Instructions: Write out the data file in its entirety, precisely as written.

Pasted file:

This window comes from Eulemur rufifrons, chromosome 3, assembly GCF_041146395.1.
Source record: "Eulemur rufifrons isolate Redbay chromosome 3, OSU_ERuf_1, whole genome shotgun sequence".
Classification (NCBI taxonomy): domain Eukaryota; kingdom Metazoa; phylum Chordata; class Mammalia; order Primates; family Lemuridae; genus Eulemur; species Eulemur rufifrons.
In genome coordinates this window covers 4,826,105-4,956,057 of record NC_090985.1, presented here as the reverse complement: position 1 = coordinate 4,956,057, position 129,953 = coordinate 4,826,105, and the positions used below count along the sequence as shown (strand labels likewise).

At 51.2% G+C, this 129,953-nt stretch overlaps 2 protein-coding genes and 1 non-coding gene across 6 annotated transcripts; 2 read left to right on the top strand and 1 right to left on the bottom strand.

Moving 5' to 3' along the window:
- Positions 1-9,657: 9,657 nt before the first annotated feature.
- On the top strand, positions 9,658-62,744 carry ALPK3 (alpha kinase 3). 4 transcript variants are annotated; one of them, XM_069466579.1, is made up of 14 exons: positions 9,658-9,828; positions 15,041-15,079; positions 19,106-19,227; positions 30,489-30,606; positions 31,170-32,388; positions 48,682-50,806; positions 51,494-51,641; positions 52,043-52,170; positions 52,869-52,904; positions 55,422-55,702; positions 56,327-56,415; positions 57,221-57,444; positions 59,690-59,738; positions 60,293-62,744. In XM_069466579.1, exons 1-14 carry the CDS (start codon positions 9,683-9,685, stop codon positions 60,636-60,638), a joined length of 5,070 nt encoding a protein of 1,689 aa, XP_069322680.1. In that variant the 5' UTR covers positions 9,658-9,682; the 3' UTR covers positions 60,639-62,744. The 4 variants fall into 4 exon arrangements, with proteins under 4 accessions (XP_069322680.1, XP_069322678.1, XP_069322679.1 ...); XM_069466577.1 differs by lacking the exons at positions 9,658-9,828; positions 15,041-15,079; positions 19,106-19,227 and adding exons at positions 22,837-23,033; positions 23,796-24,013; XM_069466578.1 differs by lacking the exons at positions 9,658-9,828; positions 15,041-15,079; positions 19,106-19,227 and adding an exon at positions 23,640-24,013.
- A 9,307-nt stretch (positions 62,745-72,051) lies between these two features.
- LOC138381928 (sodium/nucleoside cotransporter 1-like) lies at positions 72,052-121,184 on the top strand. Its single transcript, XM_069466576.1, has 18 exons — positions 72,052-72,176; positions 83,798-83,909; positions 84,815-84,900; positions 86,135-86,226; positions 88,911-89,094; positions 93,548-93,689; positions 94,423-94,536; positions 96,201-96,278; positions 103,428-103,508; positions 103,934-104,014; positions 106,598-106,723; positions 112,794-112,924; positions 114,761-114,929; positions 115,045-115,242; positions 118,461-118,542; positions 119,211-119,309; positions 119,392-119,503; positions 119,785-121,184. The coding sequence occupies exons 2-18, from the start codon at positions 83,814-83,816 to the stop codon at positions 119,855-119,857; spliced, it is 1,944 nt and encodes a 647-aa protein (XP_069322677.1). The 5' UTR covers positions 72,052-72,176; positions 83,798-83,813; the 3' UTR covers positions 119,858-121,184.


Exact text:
This window comes from Eulemur rufifrons, chromosome 3, assembly GCF_041146395.1.
Source record: "Eulemur rufifrons isolate Redbay chromosome 3, OSU_ERuf_1, whole genome shotgun sequence".
Classification (NCBI taxonomy): domain Eukaryota; kingdom Metazoa; phylum Chordata; class Mammalia; order Primates; family Lemuridae; genus Eulemur; species Eulemur rufifrons.
In genome coordinates this window covers 4,826,105-4,956,057 of record NC_090985.1, presented here as the reverse complement: position 1 = coordinate 4,956,057, position 129,953 = coordinate 4,826,105, and the positions used below count along the sequence as shown (strand labels likewise).

At 51.2% G+C, this 129,953-nt stretch overlaps 2 protein-coding genes and 1 non-coding gene across 6 annotated transcripts; 2 read left to right on the top strand and 1 right to left on the bottom strand.

Moving 5' to 3' along the window:
- Positions 1-9,657: 9,657 nt before the first annotated feature.
- On the top strand, positions 9,658-62,744 carry ALPK3 (alpha kinase 3). 4 transcript variants are annotated; one of them, XM_069466579.1, is made up of 14 exons: positions 9,658-9,828; positions 15,041-15,079; positions 19,106-19,227; positions 30,489-30,606; positions 31,170-32,388; positions 48,682-50,806; positions 51,494-51,641; positions 52,043-52,170; positions 52,869-52,904; positions 55,422-55,702; positions 56,327-56,415; positions 57,221-57,444; positions 59,690-59,738; positions 60,293-62,744. In XM_069466579.1, exons 1-14 carry the CDS (start codon positions 9,683-9,685, stop codon positions 60,636-60,638), a joined length of 5,070 nt encoding a protein of 1,689 aa, XP_069322680.1. In that variant the 5' UTR covers positions 9,658-9,682; the 3' UTR covers positions 60,639-62,744. The 4 variants fall into 4 exon arrangements, with proteins under 4 accessions (XP_069322680.1, XP_069322678.1, XP_069322679.1 ...); XM_069466577.1 differs by lacking the exons at positions 9,658-9,828; positions 15,041-15,079; positions 19,106-19,227 and adding exons at positions 22,837-23,033; positions 23,796-24,013; XM_069466578.1 differs by lacking the exons at positions 9,658-9,828; positions 15,041-15,079; positions 19,106-19,227 and adding an exon at positions 23,640-24,013.
- A 9,307-nt stretch (positions 62,745-72,051) lies between these two features.
- LOC138381928 (sodium/nucleoside cotransporter 1-like) lies at positions 72,052-121,184 on the top strand. Its single transcript, XM_069466576.1, has 18 exons — positions 72,052-72,176; positions 83,798-83,909; positions 84,815-84,900; positions 86,135-86,226; positions 88,911-89,094; positions 93,548-93,689; positions 94,423-94,536; positions 96,201-96,278; positions 103,428-103,508; positions 103,934-104,014; positions 106,598-106,723; positions 112,794-112,924; positions 114,761-114,929; positions 115,045-115,242; positions 118,461-118,542; positions 119,211-119,309; positions 119,392-119,503; positions 119,785-121,184. The coding sequence occupies exons 2-18, from the start codon at positions 83,814-83,816 to the stop codon at positions 119,855-119,857; spliced, it is 1,944 nt and encodes a 647-aa protein (XP_069322677.1). The 5' UTR covers positions 72,052-72,176; positions 83,798-83,813; the 3' UTR covers positions 119,858-121,184.